Meningococcal Invasive Disease

Report Confirmed or Suspect Cases Immediately to the Local Health Department.

Meningococcal disease is any infection caused by the bacterium Neisseria meningitidis, or meningococcus. One serious infection it can cause is meningococcal meningitis - inflammation of the lining around the brain and spinal cord. Meningococcal disease can become very serious, very quickly.

 

Return to the main meningitis page.


Educational Materials

Meningitis versus Meningococcal Disease: there IS a difference
Having meningitis doesn't always mean you have meningococcal disease. And having meningococcal disease doesn't necessarily mean you have meningitis. For more information on the different types of meningitis, please visit:

For the Community

Parents and Caregivers

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Disease Prevention
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Rutgers University Meningococcal Disease Outbreak, 2016

Situational Update (06/05/2016)

In March and April of 2016, two undergraduate students at Rutgers University - New Brunswick were diagnosed with meningitis caused by Neisseria meningitidis, serogroup B. Close contacts of both students were identified and notified to receive prophylactic (preventive) antibiotics. Both students have since recovered.

Special testing performed by the Centers for Disease Control and Prevention (CDC) show that the bacteria from the two students are genetically indistinguishable (a match). Although no common link has been identified between the two students, the bacteria causing the infections match. This suggests that the strain is present among undergraduate students in the Rutgers University - New Brunswick campus and that there is an outbreak. The strain at Rutgers University-New Brunswick differs from the strain that was associated with the 2013-2014 outbreak of meningococcal disease at Princeton University.

There are currently two vaccines licensed in the United States that help protect against serogroup B meningococcal disease, Bexsero® (GlaxoSmithKline) and Trumenba® (Pfizer). Based upon the molecular profile and additional testing of the specific outbreak strain at Rutgers University-New Brunswick, the best protection is expected with the full three-dose series of Trumenba® (3rd dose 6 months after the first). Therefore, CDC and NJDOH recommend that Trumenba® be administered to help protect against the particular strain present on the Rutgers University–New Brunswick campus. While one or two doses of Bexsero® or Trumenba® will provide some short-term protection against the specific outbreak strain at Rutgers University-New Brunswick, the best protection is expected to require completion of the full three-dose series of Trumenba® with the second dose given 1–2 months after the first and the third dose 6 months after the first.

The New Jersey Department of Health (NJDOH) and Rutgers University-New Brunswick, with support from CDC, strongly recommend that certain Rutgers University-New Brunswick populations receive Trumenba® during the summer of 2016. For more information on vaccination recommendations, please visit the Rutgers Student Health website: http://health.rutgers.edu/meningitis/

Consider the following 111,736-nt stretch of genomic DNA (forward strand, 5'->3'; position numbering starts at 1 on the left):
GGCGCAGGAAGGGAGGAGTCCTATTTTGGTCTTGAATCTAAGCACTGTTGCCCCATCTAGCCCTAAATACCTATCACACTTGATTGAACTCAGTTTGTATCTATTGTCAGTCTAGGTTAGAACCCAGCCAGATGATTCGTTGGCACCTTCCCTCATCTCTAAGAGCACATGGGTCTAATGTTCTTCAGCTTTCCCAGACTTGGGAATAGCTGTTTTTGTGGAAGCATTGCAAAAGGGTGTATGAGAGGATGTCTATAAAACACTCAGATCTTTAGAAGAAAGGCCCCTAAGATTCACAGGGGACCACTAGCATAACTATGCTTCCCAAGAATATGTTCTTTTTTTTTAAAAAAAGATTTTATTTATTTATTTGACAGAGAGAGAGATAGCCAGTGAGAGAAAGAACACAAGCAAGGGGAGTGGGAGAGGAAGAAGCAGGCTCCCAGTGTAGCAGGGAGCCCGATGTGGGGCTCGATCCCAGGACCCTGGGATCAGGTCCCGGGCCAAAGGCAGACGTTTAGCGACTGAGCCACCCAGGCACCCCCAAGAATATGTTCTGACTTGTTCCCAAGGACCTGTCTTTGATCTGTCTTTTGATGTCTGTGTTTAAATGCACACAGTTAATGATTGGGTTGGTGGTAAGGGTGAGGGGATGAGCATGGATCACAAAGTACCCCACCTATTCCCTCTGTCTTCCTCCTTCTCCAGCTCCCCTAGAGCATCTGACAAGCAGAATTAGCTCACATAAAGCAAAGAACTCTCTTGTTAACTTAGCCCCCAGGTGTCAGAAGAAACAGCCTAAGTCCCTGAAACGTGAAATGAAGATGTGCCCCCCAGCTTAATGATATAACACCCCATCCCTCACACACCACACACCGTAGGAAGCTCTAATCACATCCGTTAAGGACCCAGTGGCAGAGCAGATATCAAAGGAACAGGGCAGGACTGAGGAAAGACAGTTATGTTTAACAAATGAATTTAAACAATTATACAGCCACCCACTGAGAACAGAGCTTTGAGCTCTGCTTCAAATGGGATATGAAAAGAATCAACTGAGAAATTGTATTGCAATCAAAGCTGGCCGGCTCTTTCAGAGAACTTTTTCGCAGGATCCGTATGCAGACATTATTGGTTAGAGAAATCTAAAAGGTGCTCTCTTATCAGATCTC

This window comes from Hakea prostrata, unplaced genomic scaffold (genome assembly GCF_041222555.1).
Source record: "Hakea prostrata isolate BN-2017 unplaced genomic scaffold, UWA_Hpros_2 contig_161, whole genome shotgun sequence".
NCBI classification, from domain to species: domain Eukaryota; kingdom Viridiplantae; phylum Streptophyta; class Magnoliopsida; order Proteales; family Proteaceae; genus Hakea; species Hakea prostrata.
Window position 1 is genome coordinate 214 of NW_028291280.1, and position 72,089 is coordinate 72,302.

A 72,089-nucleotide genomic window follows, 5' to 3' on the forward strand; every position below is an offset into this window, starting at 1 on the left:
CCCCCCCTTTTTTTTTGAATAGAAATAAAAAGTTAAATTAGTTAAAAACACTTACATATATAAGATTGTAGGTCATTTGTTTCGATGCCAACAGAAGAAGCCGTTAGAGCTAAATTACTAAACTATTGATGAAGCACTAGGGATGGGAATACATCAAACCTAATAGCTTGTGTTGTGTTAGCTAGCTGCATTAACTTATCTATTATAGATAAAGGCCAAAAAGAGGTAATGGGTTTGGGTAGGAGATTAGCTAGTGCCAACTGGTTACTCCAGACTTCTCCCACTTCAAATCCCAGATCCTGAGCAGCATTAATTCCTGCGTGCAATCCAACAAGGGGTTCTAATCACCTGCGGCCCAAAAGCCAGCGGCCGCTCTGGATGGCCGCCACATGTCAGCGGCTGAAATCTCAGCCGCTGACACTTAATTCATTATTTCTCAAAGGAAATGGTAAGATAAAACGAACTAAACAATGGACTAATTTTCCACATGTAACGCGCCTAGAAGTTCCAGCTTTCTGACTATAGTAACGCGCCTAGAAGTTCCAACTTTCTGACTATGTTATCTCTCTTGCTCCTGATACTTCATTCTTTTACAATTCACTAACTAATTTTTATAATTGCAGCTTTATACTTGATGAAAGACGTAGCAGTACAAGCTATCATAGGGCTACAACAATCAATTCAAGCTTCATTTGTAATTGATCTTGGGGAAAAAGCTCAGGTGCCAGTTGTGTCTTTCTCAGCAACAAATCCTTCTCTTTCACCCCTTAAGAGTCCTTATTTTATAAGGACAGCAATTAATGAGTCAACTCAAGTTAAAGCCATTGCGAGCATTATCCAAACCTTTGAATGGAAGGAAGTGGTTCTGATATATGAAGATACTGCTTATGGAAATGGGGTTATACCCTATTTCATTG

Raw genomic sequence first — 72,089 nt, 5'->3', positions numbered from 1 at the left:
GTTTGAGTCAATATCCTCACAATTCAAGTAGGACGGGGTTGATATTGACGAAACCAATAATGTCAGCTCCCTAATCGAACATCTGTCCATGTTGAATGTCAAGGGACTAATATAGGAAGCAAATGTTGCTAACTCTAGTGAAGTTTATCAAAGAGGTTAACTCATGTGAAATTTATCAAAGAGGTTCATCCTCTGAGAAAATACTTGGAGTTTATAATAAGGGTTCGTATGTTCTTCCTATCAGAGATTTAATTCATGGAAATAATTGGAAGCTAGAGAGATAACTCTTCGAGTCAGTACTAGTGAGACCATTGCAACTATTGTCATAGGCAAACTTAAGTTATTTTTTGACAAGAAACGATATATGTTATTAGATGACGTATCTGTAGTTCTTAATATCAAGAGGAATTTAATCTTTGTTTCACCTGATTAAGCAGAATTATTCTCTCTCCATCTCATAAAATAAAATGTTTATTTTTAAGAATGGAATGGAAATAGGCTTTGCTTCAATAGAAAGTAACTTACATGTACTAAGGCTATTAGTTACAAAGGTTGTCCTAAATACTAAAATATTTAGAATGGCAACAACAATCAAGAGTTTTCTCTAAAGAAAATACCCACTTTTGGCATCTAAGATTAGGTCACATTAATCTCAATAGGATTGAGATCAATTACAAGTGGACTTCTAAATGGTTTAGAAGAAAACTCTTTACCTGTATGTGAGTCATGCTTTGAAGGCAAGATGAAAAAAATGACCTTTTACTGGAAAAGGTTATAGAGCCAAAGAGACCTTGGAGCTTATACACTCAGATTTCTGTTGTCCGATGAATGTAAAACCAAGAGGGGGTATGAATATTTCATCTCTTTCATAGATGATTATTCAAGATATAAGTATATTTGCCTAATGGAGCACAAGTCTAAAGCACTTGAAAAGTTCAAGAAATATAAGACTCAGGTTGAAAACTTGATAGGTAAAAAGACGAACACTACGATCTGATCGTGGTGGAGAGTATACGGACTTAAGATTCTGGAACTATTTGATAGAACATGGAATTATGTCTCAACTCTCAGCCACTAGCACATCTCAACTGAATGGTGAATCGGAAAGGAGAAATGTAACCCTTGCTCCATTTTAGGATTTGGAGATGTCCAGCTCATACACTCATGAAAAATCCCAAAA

New Jersey (NJ) providers who participate in either the Vaccines for Children (VFC) or 317-Funded Adult Program should contact the NJ VFC program at 609-826-4862 or vfc@doh.nj.gov if interested in receiving Trumenba® as part of the outbreak response.

At this time, there are no recommendations to cancel any activities or scheduled events on the Rutgers University Campus. There are also no recommendations for the surrounding community to avoid contact with Rutgers or Rutgers students.

The NJDOH continues to stress basic infection prevention activities such as covering your mouth and nose when coughing or sneezing, cleaning your hands, and practicing healthy habits. Individuals should remain vigilant (have increased awareness) for signs and symptoms of meningococcal disease. Individuals who are ill should not attend school or work to prevent the spread of disease to others.

Community Information

Healthcare Providers Information

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Princeton University Meningococcal Disease Outbreak, 2013-2014

Situational Update (07/17/2015)

An outbreak of nine cases of serogroup (type) B meningococcal disease, associated with Princeton University, occurred between March 2013 and March 2014. All nine cases were caused by Neisseria meningitidis serogroup (type) B. The NJDOH, local health officials, Princeton University Health Services (UHS), in consultation with the Centers for Disease Control and Prevention (CDC), worked together to closely monitor the situation and stop the spread of disease. The University undertook a comprehensive effort involving numerous campus offices, student organizations and public health agencies to limit the illness and encourage students to get vaccinated. Ninety-eight percent of Princeton undergraduates have received at least one dose of the meningitis B vaccine and there have been no cases of serogroup B meningococcal disease occurring on campus or affecting Princeton students since November 2013.

As of March 2015, the risk of meningitis B at Princeton University is now considered the same as at any other university. CDC officials indicated that the risk level was reduced due to the passage of time since the last case.

NJDOH continues to stress basic infection prevention activities such as covering your mouth and nose when coughing or sneezing, cleaning your hands, and practicing healthy habits. Individuals should remain vigilant (have increased awareness) for signs and symptoms of meningococcal disease. Individuals who are ill should not attend school or work to prevent the spread of disease to others.

For additional information, please visit:

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Last Reviewed: 8/10/2017